I’ve always said that there has never been and will never be a successful adaptation of a picture book into a full-screen motion picture. And then, for just about half a second, I was about to be proved wrong. This week a scene from the new Spike Jonze/David Eggers version of Where the Wild Things Are premiered on the web. You can see the clip right here, and for half a second hopes were high. Imagine it. A children’s movie with quiet moments. QUIET moments! It fair boggles the mind. Jonze went online explaining that actually this scene was just a rough cut. Heck, the boy’s not even wearing a wolf suit. That’s a lamb suit, that is. The face of the Wild Thing will also be CGIed in later, so that’s fine. Only now it looks as if that’s about as much of this particular version we’ll ever see. Warner Brothers has gotten cold feet over doing anything this original and may scrap the whole project and begin again with people other than Jonze and Eggers. I mean, who exactly did they think they were hiring anyway? Ah well. We came close to getting a magnificent picture book adaptation on the big screen. Guess we dodged that bullet, eh?
Yesterday I posted information on Monica Edinger and her discussion during our last Children’s/YA Literary Cafe. Yet I failed to mention that during her talk, Monica showed us this link from her blog. Behold! It is part of the cut ending from the Golden Compass movie. Apparently the video game makers weren’t able to excise it from their games when they heard that it wasn’t making it into the final film. Their loss. Our gain.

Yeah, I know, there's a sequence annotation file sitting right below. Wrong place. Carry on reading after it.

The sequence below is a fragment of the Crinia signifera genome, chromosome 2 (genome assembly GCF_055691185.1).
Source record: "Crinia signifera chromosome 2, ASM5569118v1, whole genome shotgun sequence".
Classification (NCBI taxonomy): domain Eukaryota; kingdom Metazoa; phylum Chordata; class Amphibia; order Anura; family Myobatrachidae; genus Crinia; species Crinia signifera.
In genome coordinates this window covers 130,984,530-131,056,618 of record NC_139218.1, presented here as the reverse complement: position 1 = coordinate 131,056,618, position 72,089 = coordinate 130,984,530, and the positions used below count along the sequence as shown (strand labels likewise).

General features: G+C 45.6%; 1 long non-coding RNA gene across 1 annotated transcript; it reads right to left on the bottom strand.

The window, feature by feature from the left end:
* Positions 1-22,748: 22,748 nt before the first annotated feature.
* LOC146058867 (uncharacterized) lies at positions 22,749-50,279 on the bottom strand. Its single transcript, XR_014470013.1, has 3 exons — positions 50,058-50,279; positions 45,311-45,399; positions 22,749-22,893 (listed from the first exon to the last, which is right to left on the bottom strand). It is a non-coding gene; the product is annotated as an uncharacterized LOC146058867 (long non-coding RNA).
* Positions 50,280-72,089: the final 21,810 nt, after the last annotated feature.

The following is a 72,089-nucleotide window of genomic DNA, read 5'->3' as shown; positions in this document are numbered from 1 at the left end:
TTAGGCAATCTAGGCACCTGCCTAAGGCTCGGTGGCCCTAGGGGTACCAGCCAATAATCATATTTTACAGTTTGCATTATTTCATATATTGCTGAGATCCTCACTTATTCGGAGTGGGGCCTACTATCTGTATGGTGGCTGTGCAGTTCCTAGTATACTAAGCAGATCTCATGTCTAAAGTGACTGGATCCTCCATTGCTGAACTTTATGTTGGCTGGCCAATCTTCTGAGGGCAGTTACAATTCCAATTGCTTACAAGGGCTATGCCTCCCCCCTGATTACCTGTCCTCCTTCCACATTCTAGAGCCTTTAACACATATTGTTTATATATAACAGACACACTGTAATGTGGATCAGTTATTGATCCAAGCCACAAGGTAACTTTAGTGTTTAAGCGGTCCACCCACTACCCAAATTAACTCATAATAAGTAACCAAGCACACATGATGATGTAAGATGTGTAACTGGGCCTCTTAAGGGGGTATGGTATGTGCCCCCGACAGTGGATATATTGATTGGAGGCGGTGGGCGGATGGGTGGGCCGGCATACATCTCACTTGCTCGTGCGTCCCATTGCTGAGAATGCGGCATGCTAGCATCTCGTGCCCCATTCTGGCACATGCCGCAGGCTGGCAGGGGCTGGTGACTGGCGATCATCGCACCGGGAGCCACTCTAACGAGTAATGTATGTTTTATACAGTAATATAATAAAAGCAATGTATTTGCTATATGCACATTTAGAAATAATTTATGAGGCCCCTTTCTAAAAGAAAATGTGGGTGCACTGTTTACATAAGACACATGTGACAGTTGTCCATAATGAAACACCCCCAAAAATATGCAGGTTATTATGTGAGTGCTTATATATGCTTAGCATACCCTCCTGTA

And here’s a little girl that belies the whole kids-can’t-memorize-anymore theory. A bit cute, but it amused me.
Thanks to Sara O’Leary for the link.
And, just to be fair, here is the version of Jabberwocky that I have memorized. Galumphs and all. I actually have a hard time reciting or hearing the poem without the galumphs.
First time picture book illustrator Dan Hanna sent me a couple links to the book trailers for his new book The Pout Pout Fish. I’ll put up my favorite two here for kicks.
And finally, this has nothing to do with children’s literature, but one of my best friends since 7th grade is Meredith Ann Arwady. She is perhaps the greatest young contralto living today and recently our hometown newspaper made a little video of her. I’ll put it up here, but it’s a pity that you only hear her warming up and not singing. If she was singing you’d get a sense for how awesome she is. Yay, Meredith!